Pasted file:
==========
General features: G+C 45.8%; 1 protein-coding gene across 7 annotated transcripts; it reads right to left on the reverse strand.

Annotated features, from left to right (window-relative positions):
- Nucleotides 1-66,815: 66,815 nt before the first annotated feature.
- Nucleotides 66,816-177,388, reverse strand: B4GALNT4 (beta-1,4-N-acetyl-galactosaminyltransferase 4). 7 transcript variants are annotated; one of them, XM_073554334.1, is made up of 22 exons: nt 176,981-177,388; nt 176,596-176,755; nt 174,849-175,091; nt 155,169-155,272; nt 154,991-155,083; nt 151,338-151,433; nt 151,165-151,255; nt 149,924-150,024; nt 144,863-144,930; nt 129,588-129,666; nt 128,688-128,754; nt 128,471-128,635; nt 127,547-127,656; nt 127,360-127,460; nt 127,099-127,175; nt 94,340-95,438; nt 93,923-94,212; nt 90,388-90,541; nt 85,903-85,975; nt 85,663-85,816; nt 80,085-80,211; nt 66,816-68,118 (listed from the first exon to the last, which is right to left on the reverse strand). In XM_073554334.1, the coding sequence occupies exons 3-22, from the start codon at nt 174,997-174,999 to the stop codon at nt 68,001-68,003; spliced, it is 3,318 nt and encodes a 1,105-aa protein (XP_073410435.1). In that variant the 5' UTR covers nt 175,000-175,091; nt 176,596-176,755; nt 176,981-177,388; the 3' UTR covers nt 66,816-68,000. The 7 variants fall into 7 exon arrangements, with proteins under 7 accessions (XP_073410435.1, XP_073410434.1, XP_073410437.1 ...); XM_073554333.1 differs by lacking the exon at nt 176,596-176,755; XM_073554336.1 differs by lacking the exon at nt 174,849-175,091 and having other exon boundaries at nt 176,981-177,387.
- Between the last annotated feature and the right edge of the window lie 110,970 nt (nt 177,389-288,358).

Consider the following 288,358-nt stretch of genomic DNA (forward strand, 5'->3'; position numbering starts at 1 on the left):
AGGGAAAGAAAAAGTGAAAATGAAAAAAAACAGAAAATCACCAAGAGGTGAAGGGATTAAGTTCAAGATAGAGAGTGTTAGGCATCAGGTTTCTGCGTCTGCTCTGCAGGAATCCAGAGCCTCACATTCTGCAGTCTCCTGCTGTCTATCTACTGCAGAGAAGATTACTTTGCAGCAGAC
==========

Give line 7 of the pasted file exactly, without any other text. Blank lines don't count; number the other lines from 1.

AGGGAAAGAAAAAGTGAAAATGAAAAAAAACAGAAAATCACCAAGAGGTGAAGGGATTAAGTTCAAGATAGAGAGTGTTAGGCATCAGGTTTCTGCGTCTGCTCTGCAGGAATCCAGAGCCTCACATTCTGCAGTCTCCTGCTGTCTATCTACTGCAGAGAAGATTACTTTGCAGCAGAC